/
Weekly Roundups

COVID-19: Autorities Forsee an Impending Economic Recession

By Gabriela Mastache | Fri, 03/20/2020 - 15:16

The tangible presence of COVID-19 in the country is not only taking a toll on markets but also on the country’s growth perspectives. Also, the US border is about to implement restrictions to prevent further spreading COVID-19.

Check out what made the headlines over the week!

 

  • Bank of America Securities (BofA Securities) announced on Thursday that it expects the Mexican economy to contract by 4.5 percent in 2020, leading to a second year in recession. According to BofA, the contraction will come from reduced US manufacturing, low oil prices and the COVID-19 outbreak. BofA Securities’ perspective is currently the most negative one. On Wednesday, Goldman Sachs stated that the Mexican economy would fall about 1.6 percent, while Credit Suisse announced its clients that the economy would fall by 4 percent.
  • Mexico will not be the only one experiencing an economic recession. Christine Lagarde, President of the European Central Bank (ECB) said the bank expects the euro zone to face a considerable recession because of COVID-19. As part of the efforts the ECB is making to contain the recession, they have announced they will buy up to €750 billion (US$799.9 billion) of public and private debt. The Latin American region is expected to contract in 1.2 percent.
  • Similarly to what happened at the US-Canadian border, President Trump has announced that the Mexico-US border will be closed for trips that are considered non-essential. However, he assured that this will not impact trade between the two nations. The measures will be put in place on Saturday, March 21. Both, the Mexican and the US government stated that the measures are not expected to impact the logistic activity between the two countries nor the movement of people that cross the border on a daily basis and that have work permits.
  • Even though the Canadian government has already suspended activities, their last order of business before leaving was ratifying USMCA. The new treaty is expected to be enforced two months after the last country ratifies it. This means that during the second half of 2020, the three countries should be ready to start working under USMCA regulations.
  • Despite the economic impact that COVID-19 will have on Mexican businesses, President López Obrador says that there will not be a reduction of taxes to businesses because of the emergency. However, he did commit to not increase companies’ fiscal contributions. However, the Ministry of Finance is working on a contingency plan for the Mexican economy which is expected to be presented next week. SHCP is working alongside the private sector and is preparing a plan that includes a temporary tax break, such as a 0 percent ISR tax and postponing capital payments on companies’ debt.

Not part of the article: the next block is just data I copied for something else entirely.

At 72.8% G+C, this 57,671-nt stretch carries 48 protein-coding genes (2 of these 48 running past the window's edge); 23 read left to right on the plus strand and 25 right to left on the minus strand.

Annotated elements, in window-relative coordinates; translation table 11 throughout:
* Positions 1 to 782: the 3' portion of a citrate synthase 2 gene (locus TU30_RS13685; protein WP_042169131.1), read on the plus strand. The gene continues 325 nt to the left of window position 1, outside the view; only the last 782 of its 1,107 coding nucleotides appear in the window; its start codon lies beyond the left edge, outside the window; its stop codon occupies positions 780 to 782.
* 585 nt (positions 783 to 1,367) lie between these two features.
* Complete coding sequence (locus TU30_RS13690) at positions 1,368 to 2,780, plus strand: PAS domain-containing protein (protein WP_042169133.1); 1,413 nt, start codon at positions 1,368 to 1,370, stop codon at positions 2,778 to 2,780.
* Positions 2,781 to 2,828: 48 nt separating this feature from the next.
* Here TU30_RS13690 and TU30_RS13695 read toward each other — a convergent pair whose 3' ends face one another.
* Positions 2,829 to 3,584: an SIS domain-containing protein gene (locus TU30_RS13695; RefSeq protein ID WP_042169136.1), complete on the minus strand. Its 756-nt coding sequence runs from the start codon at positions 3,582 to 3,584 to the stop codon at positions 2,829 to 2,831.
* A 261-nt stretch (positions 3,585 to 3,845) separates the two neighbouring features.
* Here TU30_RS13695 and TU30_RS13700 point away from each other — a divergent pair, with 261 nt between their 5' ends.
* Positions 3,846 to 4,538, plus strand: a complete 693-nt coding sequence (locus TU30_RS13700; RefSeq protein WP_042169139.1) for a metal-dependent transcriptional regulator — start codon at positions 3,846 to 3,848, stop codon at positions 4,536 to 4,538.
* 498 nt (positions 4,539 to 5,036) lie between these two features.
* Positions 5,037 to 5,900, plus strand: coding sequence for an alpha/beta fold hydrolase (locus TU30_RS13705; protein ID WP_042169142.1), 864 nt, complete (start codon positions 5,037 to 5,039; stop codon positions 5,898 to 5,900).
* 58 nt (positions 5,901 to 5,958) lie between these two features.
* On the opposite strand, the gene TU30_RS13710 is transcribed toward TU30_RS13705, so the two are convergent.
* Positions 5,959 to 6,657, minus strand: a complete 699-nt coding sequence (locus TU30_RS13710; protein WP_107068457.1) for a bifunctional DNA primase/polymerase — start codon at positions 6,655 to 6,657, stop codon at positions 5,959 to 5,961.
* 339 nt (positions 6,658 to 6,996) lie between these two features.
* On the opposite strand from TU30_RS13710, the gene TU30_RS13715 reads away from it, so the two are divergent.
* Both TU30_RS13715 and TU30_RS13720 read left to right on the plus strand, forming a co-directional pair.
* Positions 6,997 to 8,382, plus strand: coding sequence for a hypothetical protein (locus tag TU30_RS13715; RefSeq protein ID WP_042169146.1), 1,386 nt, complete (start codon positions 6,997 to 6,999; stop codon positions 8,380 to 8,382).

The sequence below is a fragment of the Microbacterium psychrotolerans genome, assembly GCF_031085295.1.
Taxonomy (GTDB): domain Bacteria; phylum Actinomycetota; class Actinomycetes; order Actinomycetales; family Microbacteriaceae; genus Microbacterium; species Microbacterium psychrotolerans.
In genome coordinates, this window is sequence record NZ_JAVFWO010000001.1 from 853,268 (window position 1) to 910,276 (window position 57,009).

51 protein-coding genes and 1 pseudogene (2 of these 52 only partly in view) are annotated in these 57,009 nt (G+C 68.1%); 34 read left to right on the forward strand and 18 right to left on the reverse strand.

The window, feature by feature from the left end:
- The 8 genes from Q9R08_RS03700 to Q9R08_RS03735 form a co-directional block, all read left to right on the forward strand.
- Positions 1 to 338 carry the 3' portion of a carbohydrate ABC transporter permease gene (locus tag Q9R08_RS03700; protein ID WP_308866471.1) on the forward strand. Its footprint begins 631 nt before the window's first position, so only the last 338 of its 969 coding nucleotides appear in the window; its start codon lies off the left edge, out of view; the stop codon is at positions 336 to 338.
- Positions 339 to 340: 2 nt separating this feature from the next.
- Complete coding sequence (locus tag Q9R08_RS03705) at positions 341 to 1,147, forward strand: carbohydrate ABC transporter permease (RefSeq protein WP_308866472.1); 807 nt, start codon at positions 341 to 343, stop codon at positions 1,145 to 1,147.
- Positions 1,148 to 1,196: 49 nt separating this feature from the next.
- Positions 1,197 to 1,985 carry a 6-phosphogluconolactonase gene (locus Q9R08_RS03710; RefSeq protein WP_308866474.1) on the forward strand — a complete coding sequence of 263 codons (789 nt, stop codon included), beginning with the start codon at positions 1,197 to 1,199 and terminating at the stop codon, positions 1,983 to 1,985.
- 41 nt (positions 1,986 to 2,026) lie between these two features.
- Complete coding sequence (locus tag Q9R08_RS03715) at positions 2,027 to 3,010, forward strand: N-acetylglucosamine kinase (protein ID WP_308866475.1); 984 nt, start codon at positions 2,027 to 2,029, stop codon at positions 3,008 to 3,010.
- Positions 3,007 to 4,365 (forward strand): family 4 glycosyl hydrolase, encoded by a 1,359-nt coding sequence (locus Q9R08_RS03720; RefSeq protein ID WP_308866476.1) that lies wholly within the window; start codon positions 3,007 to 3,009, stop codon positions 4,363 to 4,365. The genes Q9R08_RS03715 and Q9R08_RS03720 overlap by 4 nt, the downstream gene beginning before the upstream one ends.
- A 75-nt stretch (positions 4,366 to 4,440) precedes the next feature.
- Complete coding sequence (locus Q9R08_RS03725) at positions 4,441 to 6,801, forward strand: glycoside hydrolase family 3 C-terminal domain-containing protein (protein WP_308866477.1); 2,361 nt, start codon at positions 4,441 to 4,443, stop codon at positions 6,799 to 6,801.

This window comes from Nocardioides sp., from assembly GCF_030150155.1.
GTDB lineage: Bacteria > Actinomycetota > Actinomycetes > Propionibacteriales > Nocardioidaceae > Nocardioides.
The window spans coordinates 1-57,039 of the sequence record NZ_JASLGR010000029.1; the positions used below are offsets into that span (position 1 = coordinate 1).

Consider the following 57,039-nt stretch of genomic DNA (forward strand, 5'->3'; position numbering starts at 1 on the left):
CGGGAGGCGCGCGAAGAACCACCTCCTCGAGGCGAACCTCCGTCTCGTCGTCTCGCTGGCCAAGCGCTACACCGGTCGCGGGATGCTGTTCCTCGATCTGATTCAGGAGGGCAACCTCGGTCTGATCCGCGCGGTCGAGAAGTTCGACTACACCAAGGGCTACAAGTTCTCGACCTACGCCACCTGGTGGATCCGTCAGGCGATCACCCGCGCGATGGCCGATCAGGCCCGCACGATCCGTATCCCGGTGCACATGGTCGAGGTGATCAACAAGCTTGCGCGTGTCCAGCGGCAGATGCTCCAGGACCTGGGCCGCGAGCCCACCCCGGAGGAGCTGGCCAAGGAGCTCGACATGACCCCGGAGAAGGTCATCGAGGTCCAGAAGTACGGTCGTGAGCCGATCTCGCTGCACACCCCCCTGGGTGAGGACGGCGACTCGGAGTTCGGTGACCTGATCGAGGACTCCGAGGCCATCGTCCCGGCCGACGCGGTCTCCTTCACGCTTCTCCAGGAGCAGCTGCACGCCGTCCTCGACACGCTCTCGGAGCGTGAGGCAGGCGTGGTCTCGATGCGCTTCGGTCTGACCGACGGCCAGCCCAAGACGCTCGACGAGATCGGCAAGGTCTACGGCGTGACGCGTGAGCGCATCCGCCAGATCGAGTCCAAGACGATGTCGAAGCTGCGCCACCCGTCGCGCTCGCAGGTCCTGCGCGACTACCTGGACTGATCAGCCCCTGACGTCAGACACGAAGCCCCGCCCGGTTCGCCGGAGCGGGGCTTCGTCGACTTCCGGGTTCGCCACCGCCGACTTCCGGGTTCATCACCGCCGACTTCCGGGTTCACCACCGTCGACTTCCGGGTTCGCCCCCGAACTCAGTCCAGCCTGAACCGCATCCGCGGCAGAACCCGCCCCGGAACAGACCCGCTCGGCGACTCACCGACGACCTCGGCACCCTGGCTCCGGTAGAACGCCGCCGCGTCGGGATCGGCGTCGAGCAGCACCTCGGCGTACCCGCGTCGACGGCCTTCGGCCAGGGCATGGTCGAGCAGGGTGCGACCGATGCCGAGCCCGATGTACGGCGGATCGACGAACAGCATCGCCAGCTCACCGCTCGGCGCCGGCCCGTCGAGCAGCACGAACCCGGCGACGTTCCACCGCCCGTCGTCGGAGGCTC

• As part of the efforts made to control the fall of the Mexican peso, the Exchange Commission, made up by Banxico and the Ministry of Finance, announced the auction of US$2 billion as exchange coverages. This after the US dollar reached MX$24 levels. Mexico’s international reserves fell US$952 million, mainly because of a different valuation of the different assets that compose them.
  • Even though the general recommendation is to stay inside, the ABM informed that banks will maintain all their services available for the population. This includes the use of physical branches, ATMs and their phone lines.
  • Recaredo Arias, Director General of AMIS, stated that the Mexican insurance sector is fully capitalized to respond to any pandemic or epidemic. According to Arias, the sector’s capitalization and solvency is 3.1 times above what is needed, even if the situation got to an extreme point.
Gabriela Mastache Gabriela Mastache Senior Journalist and Industry Analyst

MORE BY THE AUTHOR

Finance
by Gabriela Mastache
Finance
by Gabriela Mastache
Policy & Economy
by Gabriela Mastache
Retail & E-Commerce
by Gabriela Mastache
Agribusiness
by Gabriela Mastache
Agribusiness
by Gabriela Mastache